It’s no secret that the pandemic is changing the way many people work.
Over the past 10 months, the cubicle has given way to remote workplaces as more and more employees turn their homes into home offices.
According to a December report from the Pew Research Center, the number of people working from home has increased from 20% to more than 70% during the pandemic. About half of those teleworkers said they have more flexibility to choose when they put in their hours and a majority would like to continue working from home after the pandemic.
Many experts believe these changes are only the beginning of a larger shift in where, when and how people work.
“Pivots that people thought would take months or years are now taking weeks,” said John Boudreau, an author and expert in organizational growth and change.
The future of work and workspaces was one of the major topics covered at the Jan. 15 virtual Business Outlook Conference sponsored by the Ventura County Economic Development Association.
Boudreau, the conference’s keynote speaker, discussed how COVID-19 “melted” jobs by creating a fluid workplace with more remote work, automation and gig projects. The shift, he said, will allow workers to perform duties beyond their normal job expectations and use their own skills to support new projects.
“Work is going to be deconstructed,” said Boudreau, professor emeritus and senior research scientist at USC. “You’re not going to have a job structure, and you’re going to be coordinating workers across projects and with other leaders.”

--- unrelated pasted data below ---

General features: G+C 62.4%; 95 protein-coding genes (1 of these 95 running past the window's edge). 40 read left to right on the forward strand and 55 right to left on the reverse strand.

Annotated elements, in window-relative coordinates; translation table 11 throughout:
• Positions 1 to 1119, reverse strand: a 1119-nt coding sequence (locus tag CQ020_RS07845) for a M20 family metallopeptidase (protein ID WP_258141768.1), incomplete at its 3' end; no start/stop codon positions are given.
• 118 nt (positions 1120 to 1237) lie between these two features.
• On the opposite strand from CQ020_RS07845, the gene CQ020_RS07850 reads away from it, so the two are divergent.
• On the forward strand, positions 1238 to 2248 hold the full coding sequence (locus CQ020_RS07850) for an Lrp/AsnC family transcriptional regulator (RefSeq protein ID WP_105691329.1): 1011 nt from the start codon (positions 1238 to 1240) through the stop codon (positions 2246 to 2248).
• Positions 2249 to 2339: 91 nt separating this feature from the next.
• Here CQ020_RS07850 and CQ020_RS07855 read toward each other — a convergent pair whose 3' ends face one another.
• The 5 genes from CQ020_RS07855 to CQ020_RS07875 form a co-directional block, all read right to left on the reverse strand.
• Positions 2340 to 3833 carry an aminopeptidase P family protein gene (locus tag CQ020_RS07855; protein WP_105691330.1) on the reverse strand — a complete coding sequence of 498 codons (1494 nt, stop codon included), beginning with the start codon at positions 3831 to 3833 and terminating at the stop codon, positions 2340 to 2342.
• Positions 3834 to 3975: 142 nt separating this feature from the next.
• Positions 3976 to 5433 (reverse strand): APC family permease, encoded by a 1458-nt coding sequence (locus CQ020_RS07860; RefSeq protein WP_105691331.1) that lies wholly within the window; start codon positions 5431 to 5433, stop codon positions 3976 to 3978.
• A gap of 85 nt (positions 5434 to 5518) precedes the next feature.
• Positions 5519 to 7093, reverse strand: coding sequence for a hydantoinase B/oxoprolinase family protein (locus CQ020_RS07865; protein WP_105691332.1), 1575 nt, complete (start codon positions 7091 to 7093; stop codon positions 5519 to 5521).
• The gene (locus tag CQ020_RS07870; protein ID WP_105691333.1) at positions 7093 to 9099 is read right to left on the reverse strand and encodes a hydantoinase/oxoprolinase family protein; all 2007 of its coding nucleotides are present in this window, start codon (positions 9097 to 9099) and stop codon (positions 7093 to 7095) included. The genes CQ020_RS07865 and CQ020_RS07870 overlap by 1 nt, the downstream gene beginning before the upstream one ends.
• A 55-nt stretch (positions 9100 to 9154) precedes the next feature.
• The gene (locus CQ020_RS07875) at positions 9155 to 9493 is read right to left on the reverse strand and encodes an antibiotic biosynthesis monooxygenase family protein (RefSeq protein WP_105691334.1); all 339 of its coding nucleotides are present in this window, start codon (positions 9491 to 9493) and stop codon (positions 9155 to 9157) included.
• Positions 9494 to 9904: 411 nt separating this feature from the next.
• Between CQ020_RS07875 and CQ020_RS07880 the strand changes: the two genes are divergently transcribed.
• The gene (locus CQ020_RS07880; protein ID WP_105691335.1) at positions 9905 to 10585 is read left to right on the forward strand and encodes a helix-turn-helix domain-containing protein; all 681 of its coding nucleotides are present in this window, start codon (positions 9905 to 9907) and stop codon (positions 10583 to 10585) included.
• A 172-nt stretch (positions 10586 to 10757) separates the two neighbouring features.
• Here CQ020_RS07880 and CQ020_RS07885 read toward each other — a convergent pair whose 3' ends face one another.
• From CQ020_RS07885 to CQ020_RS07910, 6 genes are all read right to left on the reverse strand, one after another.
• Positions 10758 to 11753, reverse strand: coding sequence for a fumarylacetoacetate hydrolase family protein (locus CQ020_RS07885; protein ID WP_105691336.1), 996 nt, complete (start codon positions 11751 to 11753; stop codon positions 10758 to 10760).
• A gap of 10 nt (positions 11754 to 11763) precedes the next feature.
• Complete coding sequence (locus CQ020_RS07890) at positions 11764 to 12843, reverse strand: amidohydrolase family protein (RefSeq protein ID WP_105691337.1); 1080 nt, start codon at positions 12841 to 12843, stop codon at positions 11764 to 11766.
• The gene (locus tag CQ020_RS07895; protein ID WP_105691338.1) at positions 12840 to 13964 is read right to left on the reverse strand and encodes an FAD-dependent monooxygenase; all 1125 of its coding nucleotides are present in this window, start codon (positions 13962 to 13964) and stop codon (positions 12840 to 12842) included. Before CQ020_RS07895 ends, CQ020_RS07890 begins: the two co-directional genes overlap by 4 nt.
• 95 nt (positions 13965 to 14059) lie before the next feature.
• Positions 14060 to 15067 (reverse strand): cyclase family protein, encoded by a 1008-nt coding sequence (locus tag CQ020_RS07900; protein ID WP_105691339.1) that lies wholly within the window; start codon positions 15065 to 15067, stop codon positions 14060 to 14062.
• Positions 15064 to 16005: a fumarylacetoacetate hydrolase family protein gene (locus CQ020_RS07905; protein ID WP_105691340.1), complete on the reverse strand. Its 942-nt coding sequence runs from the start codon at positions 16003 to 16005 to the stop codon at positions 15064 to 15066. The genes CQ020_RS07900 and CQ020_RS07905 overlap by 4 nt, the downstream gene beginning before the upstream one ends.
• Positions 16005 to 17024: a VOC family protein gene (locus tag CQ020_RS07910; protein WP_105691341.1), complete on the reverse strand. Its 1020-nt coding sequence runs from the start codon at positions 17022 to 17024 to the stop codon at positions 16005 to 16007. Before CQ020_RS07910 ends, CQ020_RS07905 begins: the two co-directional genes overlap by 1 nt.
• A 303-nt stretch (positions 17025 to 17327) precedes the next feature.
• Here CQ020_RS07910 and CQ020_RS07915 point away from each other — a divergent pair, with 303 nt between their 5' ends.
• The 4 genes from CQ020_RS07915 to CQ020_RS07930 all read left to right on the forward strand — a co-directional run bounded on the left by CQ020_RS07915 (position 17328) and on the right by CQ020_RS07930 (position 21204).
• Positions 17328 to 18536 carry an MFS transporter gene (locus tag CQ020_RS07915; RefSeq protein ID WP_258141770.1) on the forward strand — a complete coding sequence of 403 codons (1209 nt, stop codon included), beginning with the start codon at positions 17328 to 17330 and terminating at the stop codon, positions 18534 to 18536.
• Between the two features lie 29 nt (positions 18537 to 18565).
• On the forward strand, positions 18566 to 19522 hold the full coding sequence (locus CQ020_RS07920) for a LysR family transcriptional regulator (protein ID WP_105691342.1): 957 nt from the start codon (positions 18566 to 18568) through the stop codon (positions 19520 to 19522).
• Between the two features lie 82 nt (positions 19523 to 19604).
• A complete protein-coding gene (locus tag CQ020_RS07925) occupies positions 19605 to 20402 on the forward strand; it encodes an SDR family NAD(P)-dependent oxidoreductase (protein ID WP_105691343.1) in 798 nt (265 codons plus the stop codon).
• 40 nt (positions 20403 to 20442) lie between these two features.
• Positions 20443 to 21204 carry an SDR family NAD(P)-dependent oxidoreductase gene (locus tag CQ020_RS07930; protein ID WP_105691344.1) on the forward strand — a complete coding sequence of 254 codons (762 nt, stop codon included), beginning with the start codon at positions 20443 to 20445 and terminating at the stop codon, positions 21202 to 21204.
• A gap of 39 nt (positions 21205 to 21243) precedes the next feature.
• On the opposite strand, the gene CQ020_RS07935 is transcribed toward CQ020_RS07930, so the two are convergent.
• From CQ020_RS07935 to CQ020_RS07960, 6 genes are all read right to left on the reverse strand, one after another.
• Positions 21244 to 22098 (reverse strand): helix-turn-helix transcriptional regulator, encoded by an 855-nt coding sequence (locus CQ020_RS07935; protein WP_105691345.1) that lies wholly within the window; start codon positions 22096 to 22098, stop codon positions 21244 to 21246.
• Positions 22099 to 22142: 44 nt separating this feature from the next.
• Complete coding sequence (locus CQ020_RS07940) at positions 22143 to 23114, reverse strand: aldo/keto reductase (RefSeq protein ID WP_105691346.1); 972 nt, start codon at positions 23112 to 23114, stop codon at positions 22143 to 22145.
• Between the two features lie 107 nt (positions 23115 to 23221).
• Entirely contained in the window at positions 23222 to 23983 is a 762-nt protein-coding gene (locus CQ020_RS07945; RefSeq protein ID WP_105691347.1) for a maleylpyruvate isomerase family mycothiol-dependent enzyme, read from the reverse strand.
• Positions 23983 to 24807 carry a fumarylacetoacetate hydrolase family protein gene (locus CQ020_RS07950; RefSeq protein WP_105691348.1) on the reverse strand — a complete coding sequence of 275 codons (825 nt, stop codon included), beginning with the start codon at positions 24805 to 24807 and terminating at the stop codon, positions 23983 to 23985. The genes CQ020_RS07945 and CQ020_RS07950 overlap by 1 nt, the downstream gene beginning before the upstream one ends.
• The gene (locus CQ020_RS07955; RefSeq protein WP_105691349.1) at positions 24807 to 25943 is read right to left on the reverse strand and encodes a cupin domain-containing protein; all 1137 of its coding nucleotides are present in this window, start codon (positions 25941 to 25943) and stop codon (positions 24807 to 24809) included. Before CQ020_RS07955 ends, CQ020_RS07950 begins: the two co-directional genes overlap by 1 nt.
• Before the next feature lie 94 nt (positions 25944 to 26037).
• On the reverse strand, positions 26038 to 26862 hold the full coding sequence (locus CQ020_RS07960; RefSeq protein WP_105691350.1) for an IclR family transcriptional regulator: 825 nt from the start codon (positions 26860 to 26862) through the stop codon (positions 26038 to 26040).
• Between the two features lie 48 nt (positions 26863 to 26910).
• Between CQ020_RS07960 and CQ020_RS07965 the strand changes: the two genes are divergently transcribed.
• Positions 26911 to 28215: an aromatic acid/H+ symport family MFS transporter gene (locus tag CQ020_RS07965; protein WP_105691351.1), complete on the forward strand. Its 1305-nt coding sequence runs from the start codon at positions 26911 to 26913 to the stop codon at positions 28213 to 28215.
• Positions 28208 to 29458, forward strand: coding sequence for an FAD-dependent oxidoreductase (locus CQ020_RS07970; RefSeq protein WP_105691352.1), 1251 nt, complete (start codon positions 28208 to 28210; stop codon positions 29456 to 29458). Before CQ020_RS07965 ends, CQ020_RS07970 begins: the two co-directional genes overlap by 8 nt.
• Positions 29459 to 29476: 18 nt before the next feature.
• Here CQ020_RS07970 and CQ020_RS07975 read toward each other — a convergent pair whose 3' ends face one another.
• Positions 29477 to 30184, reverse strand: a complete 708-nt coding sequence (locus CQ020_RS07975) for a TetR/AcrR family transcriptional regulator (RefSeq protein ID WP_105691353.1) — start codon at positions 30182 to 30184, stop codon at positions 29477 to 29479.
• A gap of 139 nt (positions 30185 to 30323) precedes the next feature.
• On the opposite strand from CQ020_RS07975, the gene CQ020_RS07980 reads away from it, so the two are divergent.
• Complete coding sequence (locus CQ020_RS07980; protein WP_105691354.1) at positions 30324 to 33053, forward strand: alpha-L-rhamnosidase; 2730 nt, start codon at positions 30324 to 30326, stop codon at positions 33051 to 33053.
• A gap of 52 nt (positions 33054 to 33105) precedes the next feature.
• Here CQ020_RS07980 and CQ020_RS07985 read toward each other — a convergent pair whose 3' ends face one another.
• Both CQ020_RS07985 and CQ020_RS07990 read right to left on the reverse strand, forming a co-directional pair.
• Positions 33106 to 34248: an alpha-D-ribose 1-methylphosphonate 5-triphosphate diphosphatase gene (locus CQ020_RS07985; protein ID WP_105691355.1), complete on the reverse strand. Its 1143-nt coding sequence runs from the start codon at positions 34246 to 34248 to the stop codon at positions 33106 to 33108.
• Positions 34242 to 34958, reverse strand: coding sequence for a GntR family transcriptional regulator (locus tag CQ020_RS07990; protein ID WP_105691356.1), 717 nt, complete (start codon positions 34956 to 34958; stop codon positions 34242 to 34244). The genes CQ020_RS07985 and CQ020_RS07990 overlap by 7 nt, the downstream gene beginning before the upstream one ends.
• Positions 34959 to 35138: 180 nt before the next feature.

Some workplaces, Boudreau said, are creating their own gig economies where employees can volunteer or apply for new projects. Disney, for example, hired one of its accountants to perform a voiceover for a movie trailer. The individual was selected after an internal search at the entertainment giant.
The pandemic is also creating opportunities for workers to more readily move between companies as freelancers or contract workers. Boudreau believes this trend will increase as small businesses, nonprofits and other organizations begin to select workers from an “ecosystem” of qualified talent.
“This is not without controversy and it’s not without its problems,” Boudreau said. “There are very major local regional and global social policies that need to be thought about in order to make this kind of ecosystem possible.”
Some of these ideas are already taking shape.
In Ventura County, for example, nonprofits have shared or borrowed employees to help manage tasks or new responsibilities during their response to COVID-19. On a larger scale, Kroger temporarily hired, or borrowed, furloughed employees from food distributor Sysco to help manage the grocery chain’s initial response to the pandemic.
Boudreau believes there will also be a growing interest in adopting new corporate policies that reexamine expectations and responsibilities among remote and on-site workers.